Monday, January 27, 2014

My Grandmother - Sue White

 I was thinking about Sue the other day and also thinking how we often deify the dead - turning them into saints without fault.  And though Sue had many outstanding qualities, she, like the rest of us, was not perfect.  So, in wishing not to do her or the world a disservice, I decided I should remember not only what made her great, but also what made her humanly imperfect. 
 I remember being in her kitchen one day in my early twenties.  It was winter, and I was wearing jeans and a pair of short, black boots I’d just bought.  I loved those boots.  I sat in a chair facing the armchair she sat in, and I crossed my legs and leaned back in my chair as we chatted.  She looked down at my boots and said, “My god, those are the ugliest things I’ve ever seen,” and gave a perfunctory chuckle.  Then she moved onto whatever was next in her head, my ugly boots forgotten... forgotten by her but not by me.  I was offended.  How dare she say something like that!  Can’t she just keep that stuff to herself?  At the time, I angrily wondered if she thought she had the right to say things like that just because she was getting on in years and old people get to do whatever they like.
I hadn’t thought about this in years, but now I want to couple it with a seemingly unrelated story.  Since Sue died, several people have earnestly mentioned to me how she always made them feel welcome and how talking with Sue about things always made them feel better.  Then I realized something.  There have been countless times in my life when I did not comfort a suffering friend, when I did not approach the new person at the party because I was afraid I’d say the wrong thing.  Sue was never afraid to strike up a conversation, about the weather or your latest mental breakdown.  No topic was taboo, and because of that, she sometimes offended, but also because of that, she often provided solace and comfort to people when no other dared.  So as I thought about it, I realized for all the things I’ve learned from Sue - from how to make strawberry jam to how to be a good writer - the thing from her I most want to carry with me as I move through life is this:  Never be afraid to say the wrong thing.  Say something.  Say anything, whether the person is in obvious pain or simply a little uncomfortable in unfamiliar company.  And, if you, however well-intentioned, accidentally offend them, don't be too hard on yourself.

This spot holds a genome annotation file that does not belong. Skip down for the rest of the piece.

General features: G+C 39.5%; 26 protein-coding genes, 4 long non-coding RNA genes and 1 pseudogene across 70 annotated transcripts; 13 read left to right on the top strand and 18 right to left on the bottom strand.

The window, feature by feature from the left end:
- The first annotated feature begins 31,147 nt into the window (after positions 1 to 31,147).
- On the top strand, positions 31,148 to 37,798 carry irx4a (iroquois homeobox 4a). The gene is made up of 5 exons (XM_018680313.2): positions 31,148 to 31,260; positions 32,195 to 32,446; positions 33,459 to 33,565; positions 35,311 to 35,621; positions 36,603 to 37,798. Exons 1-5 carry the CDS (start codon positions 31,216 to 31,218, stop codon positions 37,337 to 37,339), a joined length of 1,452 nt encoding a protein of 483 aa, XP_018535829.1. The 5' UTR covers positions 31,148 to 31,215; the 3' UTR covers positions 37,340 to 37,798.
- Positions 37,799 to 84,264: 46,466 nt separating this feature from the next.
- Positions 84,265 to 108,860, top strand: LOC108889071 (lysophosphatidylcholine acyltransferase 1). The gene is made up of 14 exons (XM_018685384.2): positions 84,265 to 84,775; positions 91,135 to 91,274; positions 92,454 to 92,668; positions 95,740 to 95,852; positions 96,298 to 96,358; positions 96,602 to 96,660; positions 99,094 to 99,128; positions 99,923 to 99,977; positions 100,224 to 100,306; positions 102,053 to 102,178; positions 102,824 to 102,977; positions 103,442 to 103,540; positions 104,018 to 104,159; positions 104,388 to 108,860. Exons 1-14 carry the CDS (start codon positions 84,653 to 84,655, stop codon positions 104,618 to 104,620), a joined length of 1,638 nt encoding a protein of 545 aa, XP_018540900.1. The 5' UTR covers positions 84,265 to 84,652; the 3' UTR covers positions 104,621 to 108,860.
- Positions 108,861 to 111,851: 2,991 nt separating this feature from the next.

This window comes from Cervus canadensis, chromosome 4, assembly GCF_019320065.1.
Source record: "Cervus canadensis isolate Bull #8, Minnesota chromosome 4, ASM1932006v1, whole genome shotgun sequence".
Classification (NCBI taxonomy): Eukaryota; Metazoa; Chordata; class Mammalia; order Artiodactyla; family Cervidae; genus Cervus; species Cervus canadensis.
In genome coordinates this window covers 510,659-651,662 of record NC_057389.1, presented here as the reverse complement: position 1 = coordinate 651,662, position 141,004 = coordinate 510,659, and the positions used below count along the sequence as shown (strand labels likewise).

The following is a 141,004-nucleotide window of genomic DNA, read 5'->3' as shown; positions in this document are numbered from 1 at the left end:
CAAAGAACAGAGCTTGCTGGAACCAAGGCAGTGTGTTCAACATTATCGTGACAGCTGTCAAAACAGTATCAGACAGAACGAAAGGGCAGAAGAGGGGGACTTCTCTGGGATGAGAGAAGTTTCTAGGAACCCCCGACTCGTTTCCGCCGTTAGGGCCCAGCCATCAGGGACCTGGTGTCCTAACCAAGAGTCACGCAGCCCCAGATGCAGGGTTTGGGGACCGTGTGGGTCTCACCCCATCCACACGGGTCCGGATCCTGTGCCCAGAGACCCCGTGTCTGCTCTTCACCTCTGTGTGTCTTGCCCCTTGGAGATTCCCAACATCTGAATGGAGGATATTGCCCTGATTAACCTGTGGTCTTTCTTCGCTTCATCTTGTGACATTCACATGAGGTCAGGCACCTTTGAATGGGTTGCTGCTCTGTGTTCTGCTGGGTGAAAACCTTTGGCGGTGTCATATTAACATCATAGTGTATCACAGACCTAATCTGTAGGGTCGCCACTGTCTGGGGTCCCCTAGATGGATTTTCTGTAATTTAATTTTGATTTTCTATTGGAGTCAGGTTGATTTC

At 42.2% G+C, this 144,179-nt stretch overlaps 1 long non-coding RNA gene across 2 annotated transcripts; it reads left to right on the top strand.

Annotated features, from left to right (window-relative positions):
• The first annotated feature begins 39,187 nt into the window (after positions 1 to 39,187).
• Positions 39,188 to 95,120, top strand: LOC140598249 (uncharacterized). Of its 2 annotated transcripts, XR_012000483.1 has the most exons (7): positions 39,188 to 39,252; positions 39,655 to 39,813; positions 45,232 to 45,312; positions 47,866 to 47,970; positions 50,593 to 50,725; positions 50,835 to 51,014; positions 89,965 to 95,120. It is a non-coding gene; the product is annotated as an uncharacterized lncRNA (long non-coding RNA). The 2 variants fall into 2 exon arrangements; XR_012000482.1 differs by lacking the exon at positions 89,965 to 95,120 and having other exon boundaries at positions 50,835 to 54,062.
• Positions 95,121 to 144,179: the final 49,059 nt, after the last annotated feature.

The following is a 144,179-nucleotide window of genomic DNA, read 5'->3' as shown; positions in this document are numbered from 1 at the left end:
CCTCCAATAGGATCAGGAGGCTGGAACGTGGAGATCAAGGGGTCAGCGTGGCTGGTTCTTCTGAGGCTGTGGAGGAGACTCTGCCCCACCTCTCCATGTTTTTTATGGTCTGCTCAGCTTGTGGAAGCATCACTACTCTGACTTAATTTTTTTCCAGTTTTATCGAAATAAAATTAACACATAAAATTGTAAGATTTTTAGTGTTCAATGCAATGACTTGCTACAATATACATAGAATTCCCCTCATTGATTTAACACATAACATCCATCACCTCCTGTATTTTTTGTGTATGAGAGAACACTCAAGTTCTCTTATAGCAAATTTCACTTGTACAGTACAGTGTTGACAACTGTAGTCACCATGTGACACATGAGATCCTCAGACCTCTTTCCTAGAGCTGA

I’m going to end with a quote, because Sue loved them.  This one by Hunter S. Thompson describes in a broader sense the importance of daring to say the wrong thing. The first time I heard this quote, it was many years ago from Sue herself.  This is one she both loved and lived. It’s another lesson I carry with me:

Life should not be a journey to the grave with the intention of arriving safely in a pretty and well preserved body, but rather to skid in broadside in a cloud of smoke, thoroughly used up, totally worn out, and loudly proclaiming "Wow! What a Ride!

-Hunter S. Thompson

Monday, January 6, 2014

Farewell to Mrs. Howard